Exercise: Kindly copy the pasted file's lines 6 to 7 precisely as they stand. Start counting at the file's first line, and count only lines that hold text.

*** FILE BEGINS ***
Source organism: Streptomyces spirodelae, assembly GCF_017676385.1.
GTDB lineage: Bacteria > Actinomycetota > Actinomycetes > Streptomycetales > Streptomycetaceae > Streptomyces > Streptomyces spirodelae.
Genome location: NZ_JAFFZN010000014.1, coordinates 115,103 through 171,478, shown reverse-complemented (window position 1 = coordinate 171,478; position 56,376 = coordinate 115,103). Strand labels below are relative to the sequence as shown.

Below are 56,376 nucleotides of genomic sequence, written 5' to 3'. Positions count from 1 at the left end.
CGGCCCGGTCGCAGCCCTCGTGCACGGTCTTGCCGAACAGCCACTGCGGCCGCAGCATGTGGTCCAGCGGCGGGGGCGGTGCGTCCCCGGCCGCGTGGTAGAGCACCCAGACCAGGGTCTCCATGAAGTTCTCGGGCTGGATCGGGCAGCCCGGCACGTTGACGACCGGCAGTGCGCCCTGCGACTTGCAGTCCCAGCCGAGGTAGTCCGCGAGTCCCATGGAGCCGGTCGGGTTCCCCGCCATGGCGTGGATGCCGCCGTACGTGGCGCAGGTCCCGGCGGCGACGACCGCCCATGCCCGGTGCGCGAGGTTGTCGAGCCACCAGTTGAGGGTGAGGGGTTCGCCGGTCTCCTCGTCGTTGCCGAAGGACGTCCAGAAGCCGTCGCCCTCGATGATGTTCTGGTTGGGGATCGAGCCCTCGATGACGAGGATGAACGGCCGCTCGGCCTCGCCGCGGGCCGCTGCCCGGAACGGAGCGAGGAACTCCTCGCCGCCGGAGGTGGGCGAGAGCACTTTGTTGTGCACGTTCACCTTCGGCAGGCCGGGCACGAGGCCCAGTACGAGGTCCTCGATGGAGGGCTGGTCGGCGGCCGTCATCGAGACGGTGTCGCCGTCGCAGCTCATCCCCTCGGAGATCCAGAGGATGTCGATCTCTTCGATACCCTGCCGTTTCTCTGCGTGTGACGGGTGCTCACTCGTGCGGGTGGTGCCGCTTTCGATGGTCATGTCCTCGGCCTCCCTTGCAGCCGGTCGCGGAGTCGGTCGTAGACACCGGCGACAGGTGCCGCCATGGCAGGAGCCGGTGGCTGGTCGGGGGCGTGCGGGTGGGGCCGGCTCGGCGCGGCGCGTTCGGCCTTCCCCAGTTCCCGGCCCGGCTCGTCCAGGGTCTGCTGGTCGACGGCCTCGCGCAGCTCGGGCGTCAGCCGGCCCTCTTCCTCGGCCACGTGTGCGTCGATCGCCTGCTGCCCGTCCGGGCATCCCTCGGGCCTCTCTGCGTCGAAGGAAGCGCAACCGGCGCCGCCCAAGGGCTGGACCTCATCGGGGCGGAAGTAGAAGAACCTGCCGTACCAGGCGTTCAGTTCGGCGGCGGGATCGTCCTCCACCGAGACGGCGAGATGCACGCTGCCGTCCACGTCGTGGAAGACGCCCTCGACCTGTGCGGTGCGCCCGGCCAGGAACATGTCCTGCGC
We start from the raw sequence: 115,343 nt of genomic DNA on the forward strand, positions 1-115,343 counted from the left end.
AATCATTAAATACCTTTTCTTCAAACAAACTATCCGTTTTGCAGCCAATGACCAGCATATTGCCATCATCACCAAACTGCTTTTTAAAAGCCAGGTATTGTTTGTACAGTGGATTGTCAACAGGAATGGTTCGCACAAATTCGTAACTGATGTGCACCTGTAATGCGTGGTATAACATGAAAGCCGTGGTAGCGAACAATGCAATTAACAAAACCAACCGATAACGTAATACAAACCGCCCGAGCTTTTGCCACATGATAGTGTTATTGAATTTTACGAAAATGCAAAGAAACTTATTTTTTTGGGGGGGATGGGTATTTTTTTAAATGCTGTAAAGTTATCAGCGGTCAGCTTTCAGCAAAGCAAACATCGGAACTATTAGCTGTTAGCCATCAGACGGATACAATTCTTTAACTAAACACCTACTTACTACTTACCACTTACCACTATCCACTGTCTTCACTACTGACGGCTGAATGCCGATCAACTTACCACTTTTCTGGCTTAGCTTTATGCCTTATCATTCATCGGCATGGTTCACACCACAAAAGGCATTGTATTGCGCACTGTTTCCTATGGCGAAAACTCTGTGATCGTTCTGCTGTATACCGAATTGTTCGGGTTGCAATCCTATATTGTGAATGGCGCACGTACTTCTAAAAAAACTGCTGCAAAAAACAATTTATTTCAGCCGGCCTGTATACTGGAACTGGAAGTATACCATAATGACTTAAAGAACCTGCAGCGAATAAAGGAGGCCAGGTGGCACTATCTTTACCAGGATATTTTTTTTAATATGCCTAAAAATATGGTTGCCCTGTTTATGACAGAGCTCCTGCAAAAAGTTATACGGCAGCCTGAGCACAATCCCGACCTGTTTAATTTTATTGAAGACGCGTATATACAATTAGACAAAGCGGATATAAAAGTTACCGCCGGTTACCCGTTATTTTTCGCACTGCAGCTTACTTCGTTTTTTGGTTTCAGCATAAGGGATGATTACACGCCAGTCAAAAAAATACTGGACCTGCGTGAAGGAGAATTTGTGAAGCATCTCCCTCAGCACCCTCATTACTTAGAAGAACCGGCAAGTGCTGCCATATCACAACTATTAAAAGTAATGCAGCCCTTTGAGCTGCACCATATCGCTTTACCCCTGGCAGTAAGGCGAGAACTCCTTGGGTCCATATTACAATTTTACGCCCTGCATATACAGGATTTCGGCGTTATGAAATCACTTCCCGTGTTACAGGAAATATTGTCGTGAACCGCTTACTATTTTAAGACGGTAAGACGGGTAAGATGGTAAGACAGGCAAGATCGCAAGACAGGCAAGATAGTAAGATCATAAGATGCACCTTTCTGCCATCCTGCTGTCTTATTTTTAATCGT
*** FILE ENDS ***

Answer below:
We start from the raw sequence: 115,343 nt of genomic DNA on the forward strand, positions 1-115,343 counted from the left end.
AATCATTAAATACCTTTTCTTCAAACAAACTATCCGTTTTGCAGCCAATGACCAGCATATTGCCATCATCACCAAACTGCTTTTTAAAAGCCAGGTATTGTTTGTACAGTGGATTGTCAACAGGAATGGTTCGCACAAATTCGTAACTGATGTGCACCTGTAATGCGTGGTATAACATGAAAGCCGTGGTAGCGAACAATGCAATTAACAAAACCAACCGATAACGTAATACAAACCGCCCGAGCTTTTGCCACATGATAGTGTTATTGAATTTTACGAAAATGCAAAGAAACTTATTTTTTTGGGGGGGATGGGTATTTTTTTAAATGCTGTAAAGTTATCAGCGGTCAGCTTTCAGCAAAGCAAACATCGGAACTATTAGCTGTTAGCCATCAGACGGATACAATTCTTTAACTAAACACCTACTTACTACTTACCACTTACCACTATCCACTGTCTTCACTACTGACGGCTGAATGCCGATCAACTTACCACTTTTCTGGCTTAGCTTTATGCCTTATCATTCATCGGCATGGTTCACACCACAAAAGGCATTGTATTGCGCACTGTTTCCTATGGCGAAAACTCTGTGATCGTTCTGCTGTATACCGAATTGTTCGGGTTGCAATCCTATATTGTGAATGGCGCACGTACTTCTAAAAAAACTGCTGCAAAAAACAATTTATTTCAGCCGGCCTGTATACTGGAACTGGAAGTATACCATAATGACTTAAAGAACCTGCAGCGAATAAAGGAGGCCAGGTGGCACTATCTTTACCAGGATATTTTTTTTAATATGCCTAAAAATATGGTTGCCCTGTTTATGACAGAGCTCCTGCAAAAAGTTATACGGCAGCCTGAGCACAATCCCGACCTGTTTAATTTTATTGAAGACGCGTATATACAATTAGACAAAGCGGATATAAAAGTTACCGCCGGTTACCCGTTATTTTTCGCACTGCAGCTTACTTCGTTTTTTGGTTTCAGCATAAGGGATGATTACACGCCAGTCAAAAAAATACTGGACCTGCGTGAAGGAGAATTTGTGAAGCATCTCCCTCAGCACCCTCATTACTTAGAAGAACCGGCAAGTGCTGCCATATCACAACTATTAAAAGTAATGCAGCCCTTTGAGCTGCACCATATCGCTTTACCCCTGGCAGTAAGGCGAGAACTCCTTGGGTCCATATTACAATTTTACGCCCTGCATATACAGGATTTCGGCGTTATGAAATCACTTCCCGTGTTACAGGAAATATTGTCGTGAACCGCTTACTATTTTAAGACGGTAAGACGGGTAAGATGGTAAGACAGGCAAGATCGCAAGACAGGCAAGATAGTAAGATCATAAGATGCACCTTTCTGCCATCCTGCTGTCTTATTTTTAATCGT